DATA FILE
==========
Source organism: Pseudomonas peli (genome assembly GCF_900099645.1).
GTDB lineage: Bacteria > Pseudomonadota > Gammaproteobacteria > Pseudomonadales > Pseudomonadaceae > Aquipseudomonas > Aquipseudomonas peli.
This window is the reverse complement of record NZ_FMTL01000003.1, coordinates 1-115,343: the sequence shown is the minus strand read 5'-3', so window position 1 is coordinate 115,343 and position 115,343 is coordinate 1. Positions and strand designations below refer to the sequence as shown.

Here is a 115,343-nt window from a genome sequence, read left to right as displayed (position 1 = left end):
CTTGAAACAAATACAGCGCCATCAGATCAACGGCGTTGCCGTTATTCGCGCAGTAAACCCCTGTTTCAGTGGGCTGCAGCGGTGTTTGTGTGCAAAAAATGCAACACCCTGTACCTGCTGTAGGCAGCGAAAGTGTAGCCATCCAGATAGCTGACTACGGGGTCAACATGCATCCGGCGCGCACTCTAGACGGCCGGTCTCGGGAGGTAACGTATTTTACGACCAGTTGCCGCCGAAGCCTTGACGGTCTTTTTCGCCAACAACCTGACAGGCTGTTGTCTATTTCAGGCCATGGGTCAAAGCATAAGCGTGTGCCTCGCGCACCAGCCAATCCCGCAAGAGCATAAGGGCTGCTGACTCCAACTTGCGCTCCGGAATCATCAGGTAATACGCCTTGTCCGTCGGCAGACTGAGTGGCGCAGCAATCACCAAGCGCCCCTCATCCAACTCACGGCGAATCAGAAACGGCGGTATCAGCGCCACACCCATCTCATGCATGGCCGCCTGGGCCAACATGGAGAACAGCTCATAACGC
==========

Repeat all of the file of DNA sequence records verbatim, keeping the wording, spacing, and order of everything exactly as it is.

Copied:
Source organism: Pseudomonas peli (genome assembly GCF_900099645.1).
GTDB lineage: Bacteria > Pseudomonadota > Gammaproteobacteria > Pseudomonadales > Pseudomonadaceae > Aquipseudomonas > Aquipseudomonas peli.
This window is the reverse complement of record NZ_FMTL01000003.1, coordinates 1-115,343: the sequence shown is the minus strand read 5'-3', so window position 1 is coordinate 115,343 and position 115,343 is coordinate 1. Positions and strand designations below refer to the sequence as shown.

Here is a 115,343-nt window from a genome sequence, read left to right as displayed (position 1 = left end):
CTTGAAACAAATACAGCGCCATCAGATCAACGGCGTTGCCGTTATTCGCGCAGTAAACCCCTGTTTCAGTGGGCTGCAGCGGTGTTTGTGTGCAAAAAATGCAACACCCTGTACCTGCTGTAGGCAGCGAAAGTGTAGCCATCCAGATAGCTGACTACGGGGTCAACATGCATCCGGCGCGCACTCTAGACGGCCGGTCTCGGGAGGTAACGTATTTTACGACCAGTTGCCGCCGAAGCCTTGACGGTCTTTTTCGCCAACAACCTGACAGGCTGTTGTCTATTTCAGGCCATGGGTCAAAGCATAAGCGTGTGCCTCGCGCACCAGCCAATCCCGCAAGAGCATAAGGGCTGCTGACTCCAACTTGCGCTCCGGAATCATCAGGTAATACGCCTTGTCCGTCGGCAGACTGAGTGGCGCAGCAATCACCAAGCGCCCCTCATCCAACTCACGGCGAATCAGAAACGGCGGTATCAGCGCCACACCCATCTCATGCATGGCCGCCTGGGCCAACATGGAGAACAGCTCATAACGC